Genetic variation in the conifers of British Columbia is a legacy to be maintained and to be utilized. Genetic variation is being maintained through an extensive network of legally protected reserves and parks (a report on that network has been submitted to Ministry of Forests), and through frequent use of natural regeneration for harvested forests. Further maintenance is represented in the hundreds of thousands of trees in genetic test plantations.
Utilization of genetic variation for increased productivity and quality of wood, where tree planting is the chosen form of forest regeneration, is the focus of this report. Research on genetic variation and genetic improvement is in progress for 11 coniferous species. The oldest program has been in operation for over 30 years; the newest was initiated 5 years ago. Production goals for genetically improved seed, by species, range from more than 60 million to less than 2 million. Eighty-one seed orchards have been approved for establishment and most are currently in place.
This report describes the linkage between breeding and orchard development, and research results on provenance variation, inbreeding, and reproductive biology. The program for each species is reviewed in terms of elements that are common to all tree breeding programs. Expected timing of establishment, development, and full production is presented for each orchard, and average timing of major activities includes three generations of genetic improvement for each species.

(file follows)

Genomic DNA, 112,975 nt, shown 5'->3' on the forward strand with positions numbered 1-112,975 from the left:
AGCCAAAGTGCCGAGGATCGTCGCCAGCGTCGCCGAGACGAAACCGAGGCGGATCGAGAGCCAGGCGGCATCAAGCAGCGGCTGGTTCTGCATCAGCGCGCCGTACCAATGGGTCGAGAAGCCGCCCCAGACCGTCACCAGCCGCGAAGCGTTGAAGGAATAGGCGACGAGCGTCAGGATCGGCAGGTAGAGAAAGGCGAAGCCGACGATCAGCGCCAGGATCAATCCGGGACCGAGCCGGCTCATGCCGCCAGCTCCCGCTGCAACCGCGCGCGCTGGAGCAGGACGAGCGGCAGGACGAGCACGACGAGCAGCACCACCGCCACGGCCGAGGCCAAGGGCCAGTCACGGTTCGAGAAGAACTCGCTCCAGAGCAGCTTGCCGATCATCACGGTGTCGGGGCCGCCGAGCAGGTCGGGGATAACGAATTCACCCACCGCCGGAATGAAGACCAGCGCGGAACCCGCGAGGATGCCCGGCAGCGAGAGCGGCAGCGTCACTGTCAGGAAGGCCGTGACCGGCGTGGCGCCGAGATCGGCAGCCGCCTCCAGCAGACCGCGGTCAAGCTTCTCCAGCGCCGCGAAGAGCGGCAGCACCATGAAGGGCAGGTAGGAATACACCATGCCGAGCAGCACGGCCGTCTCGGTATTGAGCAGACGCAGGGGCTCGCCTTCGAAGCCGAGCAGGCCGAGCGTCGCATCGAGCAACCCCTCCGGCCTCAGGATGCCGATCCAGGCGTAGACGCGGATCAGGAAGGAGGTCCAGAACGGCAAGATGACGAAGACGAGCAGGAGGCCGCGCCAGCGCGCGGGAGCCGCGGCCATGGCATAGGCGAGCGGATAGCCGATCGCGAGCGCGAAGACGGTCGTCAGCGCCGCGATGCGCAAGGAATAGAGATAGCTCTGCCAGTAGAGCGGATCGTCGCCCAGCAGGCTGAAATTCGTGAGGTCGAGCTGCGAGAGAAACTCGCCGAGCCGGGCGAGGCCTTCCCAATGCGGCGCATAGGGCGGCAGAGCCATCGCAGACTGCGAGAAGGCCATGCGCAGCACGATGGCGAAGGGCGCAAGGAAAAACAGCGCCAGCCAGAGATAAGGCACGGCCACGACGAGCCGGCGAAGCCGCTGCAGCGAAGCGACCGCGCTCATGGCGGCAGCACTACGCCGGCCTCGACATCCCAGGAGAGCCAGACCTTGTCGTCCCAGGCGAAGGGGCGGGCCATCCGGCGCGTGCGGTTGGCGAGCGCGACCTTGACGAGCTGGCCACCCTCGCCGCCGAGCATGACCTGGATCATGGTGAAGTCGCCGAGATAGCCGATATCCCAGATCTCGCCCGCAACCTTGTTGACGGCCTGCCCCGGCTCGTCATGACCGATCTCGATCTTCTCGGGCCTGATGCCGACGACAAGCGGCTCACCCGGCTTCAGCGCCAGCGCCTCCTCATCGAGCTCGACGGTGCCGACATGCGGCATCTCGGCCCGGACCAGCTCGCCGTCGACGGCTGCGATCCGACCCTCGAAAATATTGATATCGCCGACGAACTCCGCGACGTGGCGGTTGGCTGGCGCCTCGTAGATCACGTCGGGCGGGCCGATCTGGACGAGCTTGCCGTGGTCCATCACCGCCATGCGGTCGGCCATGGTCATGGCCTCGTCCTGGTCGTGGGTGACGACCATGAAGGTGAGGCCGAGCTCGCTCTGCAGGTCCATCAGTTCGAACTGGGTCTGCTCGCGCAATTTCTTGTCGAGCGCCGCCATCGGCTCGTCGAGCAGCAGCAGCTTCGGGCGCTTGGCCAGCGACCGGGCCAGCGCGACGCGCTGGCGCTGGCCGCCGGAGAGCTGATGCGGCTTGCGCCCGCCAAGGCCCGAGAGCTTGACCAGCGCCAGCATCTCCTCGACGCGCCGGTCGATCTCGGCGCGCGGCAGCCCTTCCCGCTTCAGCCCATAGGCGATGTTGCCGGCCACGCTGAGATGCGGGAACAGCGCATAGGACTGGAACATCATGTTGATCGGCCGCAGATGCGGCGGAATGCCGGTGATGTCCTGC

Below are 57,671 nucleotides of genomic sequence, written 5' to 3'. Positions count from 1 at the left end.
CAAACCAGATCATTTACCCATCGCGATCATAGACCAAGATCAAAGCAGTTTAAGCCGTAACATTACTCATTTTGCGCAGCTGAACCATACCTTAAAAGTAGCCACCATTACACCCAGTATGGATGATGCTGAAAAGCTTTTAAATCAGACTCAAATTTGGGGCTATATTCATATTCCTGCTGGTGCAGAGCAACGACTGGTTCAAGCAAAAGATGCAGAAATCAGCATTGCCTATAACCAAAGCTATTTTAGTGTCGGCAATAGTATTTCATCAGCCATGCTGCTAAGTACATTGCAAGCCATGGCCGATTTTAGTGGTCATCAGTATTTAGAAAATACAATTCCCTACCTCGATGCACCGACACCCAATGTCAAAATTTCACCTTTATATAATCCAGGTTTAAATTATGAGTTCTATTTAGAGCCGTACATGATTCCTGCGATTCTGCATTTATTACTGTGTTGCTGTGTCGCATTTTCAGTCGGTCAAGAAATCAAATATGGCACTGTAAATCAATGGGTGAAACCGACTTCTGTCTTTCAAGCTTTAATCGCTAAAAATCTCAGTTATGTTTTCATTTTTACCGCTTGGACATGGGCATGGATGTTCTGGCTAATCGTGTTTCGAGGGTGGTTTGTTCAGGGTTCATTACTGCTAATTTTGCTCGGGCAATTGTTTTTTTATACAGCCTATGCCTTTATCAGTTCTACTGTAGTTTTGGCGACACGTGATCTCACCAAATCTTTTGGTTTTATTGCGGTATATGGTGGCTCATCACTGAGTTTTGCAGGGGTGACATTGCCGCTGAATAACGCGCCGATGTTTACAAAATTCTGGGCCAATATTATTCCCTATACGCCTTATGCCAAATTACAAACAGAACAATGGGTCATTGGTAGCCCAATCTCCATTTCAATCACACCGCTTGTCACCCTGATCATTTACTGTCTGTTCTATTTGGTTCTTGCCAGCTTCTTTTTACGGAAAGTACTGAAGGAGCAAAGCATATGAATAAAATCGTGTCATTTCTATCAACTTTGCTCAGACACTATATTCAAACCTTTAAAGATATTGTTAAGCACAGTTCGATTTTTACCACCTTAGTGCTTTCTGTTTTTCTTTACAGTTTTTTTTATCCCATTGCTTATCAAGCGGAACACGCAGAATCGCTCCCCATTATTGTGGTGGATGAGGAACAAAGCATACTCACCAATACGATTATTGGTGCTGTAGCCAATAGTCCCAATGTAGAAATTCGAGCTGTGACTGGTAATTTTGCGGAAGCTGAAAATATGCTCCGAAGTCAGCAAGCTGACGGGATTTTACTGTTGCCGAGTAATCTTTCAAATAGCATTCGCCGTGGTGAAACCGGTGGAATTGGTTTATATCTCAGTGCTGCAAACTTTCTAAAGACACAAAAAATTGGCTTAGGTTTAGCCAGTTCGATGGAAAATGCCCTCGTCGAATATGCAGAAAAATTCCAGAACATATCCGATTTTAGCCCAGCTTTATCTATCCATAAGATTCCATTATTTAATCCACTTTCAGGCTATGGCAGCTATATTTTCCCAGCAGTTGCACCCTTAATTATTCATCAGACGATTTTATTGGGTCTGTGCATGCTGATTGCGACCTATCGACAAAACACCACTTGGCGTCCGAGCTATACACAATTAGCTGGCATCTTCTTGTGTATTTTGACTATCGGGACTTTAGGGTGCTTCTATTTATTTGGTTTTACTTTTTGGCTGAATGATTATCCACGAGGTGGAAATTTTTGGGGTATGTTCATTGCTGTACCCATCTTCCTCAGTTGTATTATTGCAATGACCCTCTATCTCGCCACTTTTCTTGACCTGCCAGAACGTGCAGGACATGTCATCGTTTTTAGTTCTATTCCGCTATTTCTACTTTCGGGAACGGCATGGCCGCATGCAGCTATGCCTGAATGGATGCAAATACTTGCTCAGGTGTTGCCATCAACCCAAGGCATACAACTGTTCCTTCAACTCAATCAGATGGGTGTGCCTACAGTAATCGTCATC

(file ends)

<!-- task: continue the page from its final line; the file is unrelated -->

Based on this review, seven recommendations are presented. They emphasize the need for clearer priorities in research on genetics and improvement of trees within the Ministry of Forests, the placement of tree improvement in a broader context of gene resource management, and the increased integration of activities to achieve genetic improvement of conifers in British Columbia.
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Updated November 04, 2008